The questionnaire had a short demographic section. This was followed by five questions, four open and one closed (the last one). The first enquired about previous knowledge of access services for live events. As for the remaining four questions, replies are provided in the tables below and then discussed. All replies have been translated from Italian into English by the author of this article.

What is the role of AD and of the accessibility programme within MOF?


“Music is a universal language, which has to be universal for all. This is what we aim for, with our access programme. Accessibility is key for us in all senses. We feel like we are also audiences.”


“It is a great opportunity to make space for, and engage, many people who would not otherwise engage with opera.”


“It is increasingly important. More and more people get to know the services, there is more and more interest by all audiences, beyond the blind.”


“AD and live access are more and more central, they address and appeal to all, from children to ordinary viewers. We should aim at providing service for everyone.”

Table 2. Questionnaire for theatre operators: question 2.

Replies to question 2, reported above, highlight and expand a number of key issues for our experiment and for the overall study here presented: access services should be, and are de facto for all, music is a universal language and it has to reach out to universal audiences. Moreover, as can be seen in replies 2 and 3, the audience active engagement is reported, as a sign of growth and participation.

What would you do to change and improve the service, especially AD?


“We are aiming to improve the delivery of AD, as much as possible. We will keep experimenting over the years, as we have done so far in collaboration with the blind. We are thinking of personalised access, too, from individual devices.”


“We could expand the service and offer it every night, for every performance. I think this could be feasible, so that audiences can freely choose their own performances. We have to check costs, but I think it is feasible.”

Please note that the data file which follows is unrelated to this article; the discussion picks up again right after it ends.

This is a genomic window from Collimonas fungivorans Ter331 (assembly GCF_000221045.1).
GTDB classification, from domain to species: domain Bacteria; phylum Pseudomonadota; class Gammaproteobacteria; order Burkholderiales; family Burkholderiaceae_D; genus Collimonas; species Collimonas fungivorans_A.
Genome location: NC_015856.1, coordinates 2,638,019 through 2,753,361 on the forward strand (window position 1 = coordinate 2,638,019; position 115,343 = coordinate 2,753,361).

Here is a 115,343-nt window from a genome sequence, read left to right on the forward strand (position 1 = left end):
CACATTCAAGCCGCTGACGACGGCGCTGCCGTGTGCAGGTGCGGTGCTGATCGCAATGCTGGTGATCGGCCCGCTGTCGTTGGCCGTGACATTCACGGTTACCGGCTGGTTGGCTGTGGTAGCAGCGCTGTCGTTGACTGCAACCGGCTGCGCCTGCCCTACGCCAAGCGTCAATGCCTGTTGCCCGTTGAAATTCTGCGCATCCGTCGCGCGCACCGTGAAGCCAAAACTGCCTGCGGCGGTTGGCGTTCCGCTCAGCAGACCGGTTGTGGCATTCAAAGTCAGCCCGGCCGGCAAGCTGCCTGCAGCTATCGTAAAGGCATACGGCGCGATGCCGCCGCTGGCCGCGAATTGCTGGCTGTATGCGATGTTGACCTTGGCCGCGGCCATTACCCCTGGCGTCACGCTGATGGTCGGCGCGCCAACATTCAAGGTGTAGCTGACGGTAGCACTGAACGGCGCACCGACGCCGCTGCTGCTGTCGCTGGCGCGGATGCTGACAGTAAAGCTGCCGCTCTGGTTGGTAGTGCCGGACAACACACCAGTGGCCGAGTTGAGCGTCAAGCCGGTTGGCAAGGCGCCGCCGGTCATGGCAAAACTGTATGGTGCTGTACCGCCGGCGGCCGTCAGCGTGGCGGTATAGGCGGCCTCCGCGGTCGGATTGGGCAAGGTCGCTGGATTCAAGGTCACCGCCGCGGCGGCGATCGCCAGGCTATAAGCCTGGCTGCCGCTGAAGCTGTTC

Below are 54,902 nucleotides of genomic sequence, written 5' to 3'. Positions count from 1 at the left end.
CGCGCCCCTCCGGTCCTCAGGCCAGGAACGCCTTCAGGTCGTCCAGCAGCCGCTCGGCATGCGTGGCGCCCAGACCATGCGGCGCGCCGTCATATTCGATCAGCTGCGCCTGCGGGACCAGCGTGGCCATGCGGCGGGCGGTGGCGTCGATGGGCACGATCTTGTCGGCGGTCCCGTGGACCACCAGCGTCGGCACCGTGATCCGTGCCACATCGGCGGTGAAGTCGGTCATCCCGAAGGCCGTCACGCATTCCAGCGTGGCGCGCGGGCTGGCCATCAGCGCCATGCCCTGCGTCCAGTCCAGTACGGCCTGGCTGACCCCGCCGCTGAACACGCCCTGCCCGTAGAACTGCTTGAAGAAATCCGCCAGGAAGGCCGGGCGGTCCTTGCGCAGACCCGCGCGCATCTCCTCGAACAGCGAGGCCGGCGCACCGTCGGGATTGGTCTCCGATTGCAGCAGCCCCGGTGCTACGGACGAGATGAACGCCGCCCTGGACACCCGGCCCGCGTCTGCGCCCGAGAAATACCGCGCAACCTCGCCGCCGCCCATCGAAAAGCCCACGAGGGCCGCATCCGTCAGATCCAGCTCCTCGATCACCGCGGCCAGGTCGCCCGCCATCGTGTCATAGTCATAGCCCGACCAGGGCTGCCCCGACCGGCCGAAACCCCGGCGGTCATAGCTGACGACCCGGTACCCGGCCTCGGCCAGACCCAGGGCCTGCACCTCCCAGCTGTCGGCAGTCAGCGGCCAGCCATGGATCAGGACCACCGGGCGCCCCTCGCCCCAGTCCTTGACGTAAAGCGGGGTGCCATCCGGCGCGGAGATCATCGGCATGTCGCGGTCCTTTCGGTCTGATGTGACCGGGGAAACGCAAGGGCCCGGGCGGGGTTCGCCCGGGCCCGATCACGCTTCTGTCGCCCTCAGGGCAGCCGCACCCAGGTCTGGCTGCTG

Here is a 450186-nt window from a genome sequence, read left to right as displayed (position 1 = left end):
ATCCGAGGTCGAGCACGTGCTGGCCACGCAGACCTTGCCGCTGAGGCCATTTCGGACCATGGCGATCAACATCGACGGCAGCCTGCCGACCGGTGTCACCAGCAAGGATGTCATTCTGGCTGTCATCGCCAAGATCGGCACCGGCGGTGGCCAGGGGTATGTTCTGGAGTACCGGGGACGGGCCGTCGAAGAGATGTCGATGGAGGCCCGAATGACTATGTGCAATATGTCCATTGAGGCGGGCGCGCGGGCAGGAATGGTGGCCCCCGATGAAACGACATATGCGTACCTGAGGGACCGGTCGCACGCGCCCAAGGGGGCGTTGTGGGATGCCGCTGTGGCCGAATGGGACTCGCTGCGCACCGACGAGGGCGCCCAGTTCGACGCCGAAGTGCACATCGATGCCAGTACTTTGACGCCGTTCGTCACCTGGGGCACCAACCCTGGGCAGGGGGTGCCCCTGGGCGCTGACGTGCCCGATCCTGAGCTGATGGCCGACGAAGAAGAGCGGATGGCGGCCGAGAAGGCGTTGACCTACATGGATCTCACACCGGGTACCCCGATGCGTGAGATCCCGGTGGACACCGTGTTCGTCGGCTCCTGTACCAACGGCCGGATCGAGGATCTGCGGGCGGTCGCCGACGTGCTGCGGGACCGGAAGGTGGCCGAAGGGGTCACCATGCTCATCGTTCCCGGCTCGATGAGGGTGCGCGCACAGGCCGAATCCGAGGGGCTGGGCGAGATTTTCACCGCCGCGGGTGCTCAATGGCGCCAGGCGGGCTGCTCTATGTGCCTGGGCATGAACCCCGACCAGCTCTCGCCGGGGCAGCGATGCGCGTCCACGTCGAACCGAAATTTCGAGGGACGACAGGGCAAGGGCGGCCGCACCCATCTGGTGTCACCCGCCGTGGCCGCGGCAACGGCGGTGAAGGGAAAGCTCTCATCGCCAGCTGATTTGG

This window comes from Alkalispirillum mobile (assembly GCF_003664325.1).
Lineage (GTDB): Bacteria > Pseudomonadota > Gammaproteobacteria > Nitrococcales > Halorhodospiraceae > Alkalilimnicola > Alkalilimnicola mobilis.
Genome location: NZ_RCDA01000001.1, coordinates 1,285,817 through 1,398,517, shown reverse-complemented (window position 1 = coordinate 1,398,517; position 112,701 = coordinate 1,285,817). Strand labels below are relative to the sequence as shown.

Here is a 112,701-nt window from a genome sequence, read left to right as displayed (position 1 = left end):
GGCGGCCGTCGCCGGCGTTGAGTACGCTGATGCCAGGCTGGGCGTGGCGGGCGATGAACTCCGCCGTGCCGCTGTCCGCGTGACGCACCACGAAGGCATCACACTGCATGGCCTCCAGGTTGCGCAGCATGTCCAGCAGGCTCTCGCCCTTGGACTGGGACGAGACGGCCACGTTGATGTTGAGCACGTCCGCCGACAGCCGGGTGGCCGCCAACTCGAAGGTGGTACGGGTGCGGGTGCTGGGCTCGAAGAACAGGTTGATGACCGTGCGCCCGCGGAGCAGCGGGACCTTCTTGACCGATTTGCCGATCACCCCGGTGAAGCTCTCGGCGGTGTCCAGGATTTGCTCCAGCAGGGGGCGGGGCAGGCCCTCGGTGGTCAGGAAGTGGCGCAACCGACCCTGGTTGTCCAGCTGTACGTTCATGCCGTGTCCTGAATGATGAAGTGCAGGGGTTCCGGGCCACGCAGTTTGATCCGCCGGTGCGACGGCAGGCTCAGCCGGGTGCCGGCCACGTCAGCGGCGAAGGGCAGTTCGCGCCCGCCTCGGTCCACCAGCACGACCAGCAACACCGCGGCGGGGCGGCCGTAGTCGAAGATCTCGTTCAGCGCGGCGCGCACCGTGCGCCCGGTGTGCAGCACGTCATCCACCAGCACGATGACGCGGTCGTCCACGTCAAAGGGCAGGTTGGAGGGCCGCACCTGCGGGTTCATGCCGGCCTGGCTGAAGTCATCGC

“Over the years, many improvements have been made, with the advice of end users. My staff and I gather spontaneous feedback in the theatre, during and after performances, and always report to the service organisers. Talking to users is always so interesting!”


“We should aim to make AD available for all, by advertising free downloads of introductory sections, by providing it on many devices and in many formats.”

Table 3. Questionnaire for theatre operators: question 3.

When asked how services could be improved, with special reference to AD, 3 participants out of 4 (excluding the Staff Manager) pointed to possible enhancements of the service to better reach out to wider audiences. The Staff Manager, on the other hand, reflected on improvements carried out over the years, and on feedback spontaneously provided by participants. The live nature of opera performance encourages active participation, even in feedback provision. Such active participation becomes empowerment when feedback is received, understood and integrated into access services.

Do you know of other techniques and strategies used for accessibility to live events?




“Not for the sensory impaired. In my 24 years on a stage as a technician, I’ve seen many attempts at accessibility, most of them failed. I wonder if this was due to lack of engagement.”


“I know surtitles, we also provide them. In my opinion, the best service is touch tours. People love to actively engage, and seeing them in the tour is amazing for us.”


“I think AD is the most useful technique, and should be advertised with everyone. It really is access for all.”

Table 4. Questionnaire for theatre operators: question 4.